Ian Clarke of Austin, Texas, has been building things for as long as he can remember. He got his first computer when he was eight years old, and learned to program based on a two-page list of commands that came with it. In the late 1980s, when he was 12, he built his first neural network despite the fact that at the time the idea of a computer that could “learn” was still largely unexplored territory, even among computer scientists.
Clarke has not slowed down since. Over the past 15 years, he’s dreamed up, secured funding for, and founded five different tech start-ups in areas ranging from advertising to personal finance. Altogether, these ventures have provided high-paying jobs to over 200 Americans.
The U.S. needs entrepreneurs like Clarke; about half of working Americans are employed by small businesses, including 43 percent of all tech workers. According to the U.S. Small Business Administration, small businesses account for almost 65 percent of all new jobs, with some 40 percent coming from start-ups.
Clarke credits his success in part to a piece of legislation that has little to do with technology: the Affordable Care Act (ACA).
“There’s a very real ‘before and after’ kind of difference for entrepreneurs with respect to the ACA,” Clarke says. “Before the ACA, I could offer people great work and stock options that might make them rich, but I couldn’t always offer them health insurance. It was a real road block sometimes. If you have a family, are you really going to just say, ‘Hey guys, let’s hope we all stay healthy so I can take this cool job?’”
"There’s a very real ‘before and after’ kind of difference for entrepreneurs with respect to the ACA,” Clarke says. “Before the ACA, I could offer people great work and stock options that might make them rich, but I couldn’t always offer them health insurance. It was a real road block sometimes. If you have a family, are you really going to just say, ‘Hey guys, let’s hope we all stay healthy so I can take this cool job?"
For people like Ian Clarke, who work for themselves or run their own companies, the ACA has been a life-changer — enabling them to purchase affordable health coverage on the individual market while doing the work they love. Clarke arranged for his own health insurance this year through a broker who pairs individuals with health plans that participate in the ACA marketplaces. He pays about $300 dollars a month for his plan, as do most of his employees.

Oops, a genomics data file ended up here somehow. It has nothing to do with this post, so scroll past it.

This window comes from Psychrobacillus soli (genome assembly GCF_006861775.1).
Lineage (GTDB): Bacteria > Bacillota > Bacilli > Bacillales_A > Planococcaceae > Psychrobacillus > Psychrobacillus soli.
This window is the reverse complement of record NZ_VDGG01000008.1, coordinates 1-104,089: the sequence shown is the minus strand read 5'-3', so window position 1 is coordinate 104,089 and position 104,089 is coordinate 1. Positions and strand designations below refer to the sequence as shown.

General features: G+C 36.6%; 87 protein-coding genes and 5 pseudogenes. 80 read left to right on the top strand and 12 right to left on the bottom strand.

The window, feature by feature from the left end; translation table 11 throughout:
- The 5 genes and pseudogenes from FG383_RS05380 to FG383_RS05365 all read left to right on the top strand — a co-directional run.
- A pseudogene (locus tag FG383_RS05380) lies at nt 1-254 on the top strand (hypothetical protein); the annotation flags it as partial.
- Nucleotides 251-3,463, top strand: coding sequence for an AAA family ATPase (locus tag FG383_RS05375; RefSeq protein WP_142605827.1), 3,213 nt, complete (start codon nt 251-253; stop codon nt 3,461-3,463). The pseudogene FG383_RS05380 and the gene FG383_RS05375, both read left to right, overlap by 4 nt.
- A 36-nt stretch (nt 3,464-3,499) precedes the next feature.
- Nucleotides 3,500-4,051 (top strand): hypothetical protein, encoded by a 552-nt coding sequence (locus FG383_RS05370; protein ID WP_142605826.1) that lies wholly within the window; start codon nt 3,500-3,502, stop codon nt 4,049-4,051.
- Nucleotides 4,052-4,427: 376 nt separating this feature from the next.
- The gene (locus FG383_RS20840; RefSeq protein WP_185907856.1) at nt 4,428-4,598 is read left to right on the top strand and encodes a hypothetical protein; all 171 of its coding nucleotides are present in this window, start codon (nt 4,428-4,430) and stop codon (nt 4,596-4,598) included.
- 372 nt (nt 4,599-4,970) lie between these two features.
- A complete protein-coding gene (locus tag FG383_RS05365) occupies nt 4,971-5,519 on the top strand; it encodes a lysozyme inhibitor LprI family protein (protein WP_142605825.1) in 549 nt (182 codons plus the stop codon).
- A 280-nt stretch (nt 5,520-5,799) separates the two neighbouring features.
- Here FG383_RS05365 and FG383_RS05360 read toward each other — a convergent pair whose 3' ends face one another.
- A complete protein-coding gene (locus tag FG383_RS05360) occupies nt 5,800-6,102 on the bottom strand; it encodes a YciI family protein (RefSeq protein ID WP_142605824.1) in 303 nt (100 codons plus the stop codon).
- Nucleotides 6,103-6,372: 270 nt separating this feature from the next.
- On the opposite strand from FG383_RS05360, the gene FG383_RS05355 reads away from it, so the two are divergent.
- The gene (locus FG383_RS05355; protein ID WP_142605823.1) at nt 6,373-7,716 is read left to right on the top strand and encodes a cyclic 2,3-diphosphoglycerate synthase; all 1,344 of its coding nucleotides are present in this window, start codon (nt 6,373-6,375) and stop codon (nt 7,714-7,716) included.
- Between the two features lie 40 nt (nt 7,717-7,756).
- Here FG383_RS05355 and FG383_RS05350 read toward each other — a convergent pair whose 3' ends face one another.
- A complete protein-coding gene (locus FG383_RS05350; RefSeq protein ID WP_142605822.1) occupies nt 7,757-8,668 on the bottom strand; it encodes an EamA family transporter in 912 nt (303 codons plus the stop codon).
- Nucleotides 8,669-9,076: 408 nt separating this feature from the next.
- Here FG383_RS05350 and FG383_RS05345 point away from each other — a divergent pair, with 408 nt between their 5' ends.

Yet, Clarke and his employees’ affordable coverage may be at risk. Uncertainty about government support for the individual marketplaces — where entrepreneurs like Clarke and others who don’t have access to employer-sponsored insurance buy their coverage — has led some insurers to increase premiums or drop out of the 2018 market altogether, which will leave people in some parts of the country with few affordable health plan options.
If Congress or the Trump administration choose to stop funding the “cost-sharing” subsidies that defray out-of-pocket health expenses for some people on the individual market, many people may not be able to afford care or be forced to take on medical debt.
In addition, if entrepreneurs opt not to pursue a start-up venture for fear of not being able to find affordable health coverage, that could drag down state and local economies and impede innovation. Clarke says that since the ACA was enacted, skilled workers are much more willing to sign on with an interesting start-up, which in the long run is good for economic growth. In fact, following passage of the ACA, the private sector gained jobs for 76 straight months (more than 11 million jobs overall).